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Questions (and Answers) About Blood Thinners and Defibrillators

Published: March 1, 2010

Q: What can you tell me about dabigatran, a new blood thinner that is in the news?

A: Unlike warfarin, a blood thinner used for decades that is regulated by blood tests, the experimental drug dabigatran prevents blood clots with a fixed dose that is taken twice daily. The FDA approval of dabigatran, the first of a new class of drugs called direct thrombin inhibitors, is expected sometime this year.

Q: A doctors says our neighbor died in his sleep of a massive heart attack. Could a defibrillator have saved him?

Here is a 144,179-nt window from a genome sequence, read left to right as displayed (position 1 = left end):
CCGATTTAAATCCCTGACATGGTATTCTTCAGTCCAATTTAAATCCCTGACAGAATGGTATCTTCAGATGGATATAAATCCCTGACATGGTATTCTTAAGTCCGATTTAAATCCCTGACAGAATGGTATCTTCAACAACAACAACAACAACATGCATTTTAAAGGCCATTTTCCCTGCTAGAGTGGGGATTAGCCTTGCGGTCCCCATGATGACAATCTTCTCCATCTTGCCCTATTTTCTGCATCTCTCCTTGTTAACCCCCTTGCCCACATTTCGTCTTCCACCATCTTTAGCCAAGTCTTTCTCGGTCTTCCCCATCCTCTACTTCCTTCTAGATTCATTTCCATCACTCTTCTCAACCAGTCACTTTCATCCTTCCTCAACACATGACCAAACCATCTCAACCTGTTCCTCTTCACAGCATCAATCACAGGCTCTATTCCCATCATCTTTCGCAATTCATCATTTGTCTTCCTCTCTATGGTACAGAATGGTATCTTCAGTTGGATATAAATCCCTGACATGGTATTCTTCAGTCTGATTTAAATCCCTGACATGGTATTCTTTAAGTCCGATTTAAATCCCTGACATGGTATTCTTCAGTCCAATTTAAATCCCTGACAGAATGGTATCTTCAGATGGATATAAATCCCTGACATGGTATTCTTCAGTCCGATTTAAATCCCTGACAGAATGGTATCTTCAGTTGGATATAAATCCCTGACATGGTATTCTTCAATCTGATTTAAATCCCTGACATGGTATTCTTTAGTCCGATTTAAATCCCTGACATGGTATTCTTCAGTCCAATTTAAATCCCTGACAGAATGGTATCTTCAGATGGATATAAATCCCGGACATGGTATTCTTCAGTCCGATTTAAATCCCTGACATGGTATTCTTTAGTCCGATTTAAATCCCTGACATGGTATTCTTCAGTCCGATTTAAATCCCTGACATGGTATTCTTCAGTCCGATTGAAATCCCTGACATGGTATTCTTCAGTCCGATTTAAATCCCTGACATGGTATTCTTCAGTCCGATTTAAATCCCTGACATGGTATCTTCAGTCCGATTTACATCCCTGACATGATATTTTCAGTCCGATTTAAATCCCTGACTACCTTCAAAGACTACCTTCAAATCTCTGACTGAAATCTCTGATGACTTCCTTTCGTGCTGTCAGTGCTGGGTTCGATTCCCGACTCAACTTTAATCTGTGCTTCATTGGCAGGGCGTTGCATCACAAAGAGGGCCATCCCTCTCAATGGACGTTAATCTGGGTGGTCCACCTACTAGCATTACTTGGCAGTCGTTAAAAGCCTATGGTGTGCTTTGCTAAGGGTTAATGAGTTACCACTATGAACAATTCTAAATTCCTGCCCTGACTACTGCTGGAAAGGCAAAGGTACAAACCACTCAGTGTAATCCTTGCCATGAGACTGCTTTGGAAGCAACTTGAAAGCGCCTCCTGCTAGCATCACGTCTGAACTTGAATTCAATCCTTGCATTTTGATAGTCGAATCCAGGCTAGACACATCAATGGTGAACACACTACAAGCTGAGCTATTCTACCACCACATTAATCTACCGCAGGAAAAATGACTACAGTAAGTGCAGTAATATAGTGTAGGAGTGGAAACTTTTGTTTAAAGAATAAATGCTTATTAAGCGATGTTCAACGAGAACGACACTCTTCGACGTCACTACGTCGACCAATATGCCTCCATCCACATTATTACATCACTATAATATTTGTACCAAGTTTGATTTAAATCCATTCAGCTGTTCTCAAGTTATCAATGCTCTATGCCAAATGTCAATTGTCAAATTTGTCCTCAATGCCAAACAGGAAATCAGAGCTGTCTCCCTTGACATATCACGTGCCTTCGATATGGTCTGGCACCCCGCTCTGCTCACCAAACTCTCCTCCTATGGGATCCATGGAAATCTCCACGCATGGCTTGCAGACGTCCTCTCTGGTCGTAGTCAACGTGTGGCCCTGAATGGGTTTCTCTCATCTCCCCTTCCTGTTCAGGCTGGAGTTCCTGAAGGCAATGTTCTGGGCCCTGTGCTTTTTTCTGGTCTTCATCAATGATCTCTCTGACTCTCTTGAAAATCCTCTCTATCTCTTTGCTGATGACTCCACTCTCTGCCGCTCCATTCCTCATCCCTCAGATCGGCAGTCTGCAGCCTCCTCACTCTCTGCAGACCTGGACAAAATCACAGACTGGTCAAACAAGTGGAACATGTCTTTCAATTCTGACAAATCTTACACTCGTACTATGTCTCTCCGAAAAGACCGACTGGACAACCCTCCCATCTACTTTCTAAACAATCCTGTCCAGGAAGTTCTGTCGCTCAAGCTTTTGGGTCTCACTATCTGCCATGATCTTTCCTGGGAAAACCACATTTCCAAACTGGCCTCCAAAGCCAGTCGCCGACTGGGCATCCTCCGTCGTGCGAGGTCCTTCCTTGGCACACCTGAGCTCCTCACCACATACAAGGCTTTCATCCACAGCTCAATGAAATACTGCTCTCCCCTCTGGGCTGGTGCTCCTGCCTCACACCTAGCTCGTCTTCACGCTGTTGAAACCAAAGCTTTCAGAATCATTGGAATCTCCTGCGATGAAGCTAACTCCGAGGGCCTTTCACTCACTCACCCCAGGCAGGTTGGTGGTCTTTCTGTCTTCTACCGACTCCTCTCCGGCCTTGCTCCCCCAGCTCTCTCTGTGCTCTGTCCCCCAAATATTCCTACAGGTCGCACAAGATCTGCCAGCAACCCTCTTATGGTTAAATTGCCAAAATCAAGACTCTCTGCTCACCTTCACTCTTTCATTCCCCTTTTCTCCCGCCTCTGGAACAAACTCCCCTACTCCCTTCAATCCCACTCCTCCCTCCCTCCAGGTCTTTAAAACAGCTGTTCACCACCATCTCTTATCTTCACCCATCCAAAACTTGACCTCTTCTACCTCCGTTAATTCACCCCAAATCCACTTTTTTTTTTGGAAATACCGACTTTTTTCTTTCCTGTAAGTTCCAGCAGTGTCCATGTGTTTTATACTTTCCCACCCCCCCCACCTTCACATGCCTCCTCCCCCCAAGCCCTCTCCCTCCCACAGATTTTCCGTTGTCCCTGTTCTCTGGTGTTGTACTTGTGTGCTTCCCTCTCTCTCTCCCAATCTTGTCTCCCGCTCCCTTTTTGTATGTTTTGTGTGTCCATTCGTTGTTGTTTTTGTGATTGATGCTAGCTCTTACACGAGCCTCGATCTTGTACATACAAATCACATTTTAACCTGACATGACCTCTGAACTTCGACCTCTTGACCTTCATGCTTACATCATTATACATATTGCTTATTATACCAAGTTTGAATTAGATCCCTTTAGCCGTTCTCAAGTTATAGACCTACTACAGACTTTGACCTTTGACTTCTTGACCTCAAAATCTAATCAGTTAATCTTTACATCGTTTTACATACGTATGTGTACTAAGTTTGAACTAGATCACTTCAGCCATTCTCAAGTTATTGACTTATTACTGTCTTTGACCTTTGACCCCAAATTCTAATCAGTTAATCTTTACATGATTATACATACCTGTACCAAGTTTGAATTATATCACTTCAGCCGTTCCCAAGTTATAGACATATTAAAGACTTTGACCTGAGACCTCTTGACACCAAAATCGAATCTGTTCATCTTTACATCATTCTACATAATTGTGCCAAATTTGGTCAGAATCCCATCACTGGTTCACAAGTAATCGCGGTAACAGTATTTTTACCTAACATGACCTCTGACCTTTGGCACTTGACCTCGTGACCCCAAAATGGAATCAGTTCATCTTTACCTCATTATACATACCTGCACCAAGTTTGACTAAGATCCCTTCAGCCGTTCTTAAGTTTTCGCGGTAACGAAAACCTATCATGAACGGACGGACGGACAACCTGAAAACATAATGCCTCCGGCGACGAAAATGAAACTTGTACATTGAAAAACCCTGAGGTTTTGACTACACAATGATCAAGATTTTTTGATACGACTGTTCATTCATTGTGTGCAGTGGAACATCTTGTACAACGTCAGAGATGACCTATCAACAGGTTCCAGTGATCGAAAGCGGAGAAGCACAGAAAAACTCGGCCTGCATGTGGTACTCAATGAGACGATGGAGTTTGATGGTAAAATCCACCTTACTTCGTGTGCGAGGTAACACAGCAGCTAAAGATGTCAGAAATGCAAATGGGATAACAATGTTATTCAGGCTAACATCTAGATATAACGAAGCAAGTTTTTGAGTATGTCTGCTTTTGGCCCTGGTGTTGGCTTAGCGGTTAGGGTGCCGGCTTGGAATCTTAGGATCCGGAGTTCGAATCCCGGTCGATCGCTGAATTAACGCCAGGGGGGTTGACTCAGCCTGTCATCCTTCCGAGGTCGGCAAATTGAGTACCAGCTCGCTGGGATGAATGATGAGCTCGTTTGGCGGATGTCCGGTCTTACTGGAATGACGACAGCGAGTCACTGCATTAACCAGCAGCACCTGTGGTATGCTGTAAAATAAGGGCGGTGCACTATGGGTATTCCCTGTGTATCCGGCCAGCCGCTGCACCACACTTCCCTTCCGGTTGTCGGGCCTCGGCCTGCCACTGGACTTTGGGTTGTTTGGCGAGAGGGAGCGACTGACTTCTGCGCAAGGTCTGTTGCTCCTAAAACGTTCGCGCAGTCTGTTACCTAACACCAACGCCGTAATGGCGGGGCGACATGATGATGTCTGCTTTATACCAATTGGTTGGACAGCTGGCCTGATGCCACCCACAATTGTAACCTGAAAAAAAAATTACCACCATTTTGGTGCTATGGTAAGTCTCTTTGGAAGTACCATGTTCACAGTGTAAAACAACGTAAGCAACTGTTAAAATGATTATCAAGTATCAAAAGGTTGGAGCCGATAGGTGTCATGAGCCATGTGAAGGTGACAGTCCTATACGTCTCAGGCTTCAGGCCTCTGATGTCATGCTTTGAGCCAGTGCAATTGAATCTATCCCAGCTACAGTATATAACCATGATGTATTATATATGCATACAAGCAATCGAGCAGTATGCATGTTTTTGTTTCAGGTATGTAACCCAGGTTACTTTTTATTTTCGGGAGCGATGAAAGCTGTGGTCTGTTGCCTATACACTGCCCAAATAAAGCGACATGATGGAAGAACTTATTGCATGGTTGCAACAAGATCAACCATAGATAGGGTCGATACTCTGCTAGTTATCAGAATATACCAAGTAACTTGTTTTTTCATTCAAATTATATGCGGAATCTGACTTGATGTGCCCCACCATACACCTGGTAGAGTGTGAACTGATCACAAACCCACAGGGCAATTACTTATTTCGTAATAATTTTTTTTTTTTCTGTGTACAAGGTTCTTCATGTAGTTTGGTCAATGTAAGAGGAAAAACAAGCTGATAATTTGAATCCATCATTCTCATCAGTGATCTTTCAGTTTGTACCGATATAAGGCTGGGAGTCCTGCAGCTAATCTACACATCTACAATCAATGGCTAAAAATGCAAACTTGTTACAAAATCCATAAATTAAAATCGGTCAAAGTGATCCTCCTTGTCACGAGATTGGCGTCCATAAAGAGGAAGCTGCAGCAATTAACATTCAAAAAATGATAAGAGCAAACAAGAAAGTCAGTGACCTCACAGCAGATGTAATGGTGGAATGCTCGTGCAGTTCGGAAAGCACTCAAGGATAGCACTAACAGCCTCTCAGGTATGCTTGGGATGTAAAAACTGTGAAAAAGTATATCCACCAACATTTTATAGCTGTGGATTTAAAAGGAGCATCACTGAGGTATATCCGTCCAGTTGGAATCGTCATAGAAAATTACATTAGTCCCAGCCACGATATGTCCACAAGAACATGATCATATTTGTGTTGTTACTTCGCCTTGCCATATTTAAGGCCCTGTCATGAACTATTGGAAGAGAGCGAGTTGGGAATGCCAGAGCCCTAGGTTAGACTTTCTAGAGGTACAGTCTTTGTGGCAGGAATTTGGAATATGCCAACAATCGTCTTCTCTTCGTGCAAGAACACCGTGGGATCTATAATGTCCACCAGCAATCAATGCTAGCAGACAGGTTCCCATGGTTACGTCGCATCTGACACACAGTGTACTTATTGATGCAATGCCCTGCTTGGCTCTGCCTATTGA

A: While it is possible your neighbor did have a heart attack, the event that likely killed him was an abnormal heart rhythm called ventricular fibrillation. You do not give your neighbor’s age, but assuming he/she was an adult, a heart attack could have triggered the VF. The usual heart rate at rest is around 70 beats/min. During VF, the ventricular rate surges to 400-600/min, preventing effective contraction of the major pumping chambers that deliver unoxygenated blood to the lungs (right ventricle) and oxygenated blood to the rest of the body (left ventricle). The ventricles during VF look like a bag of squiggly worms, a belly dancer gone berserk. With no blood flow to the brain, loss of consciousness occurs in 10 to 20 seconds and death in five to eight minutes. Sudden cardiac arrest occurs almost 1,000 times per day in the U.S., claiming the lives of half of those who have heart attacks before they reach the hospital. It is likely that prompt use of a defibrillator to shock the heart rhythm back to normal could have saved his life.

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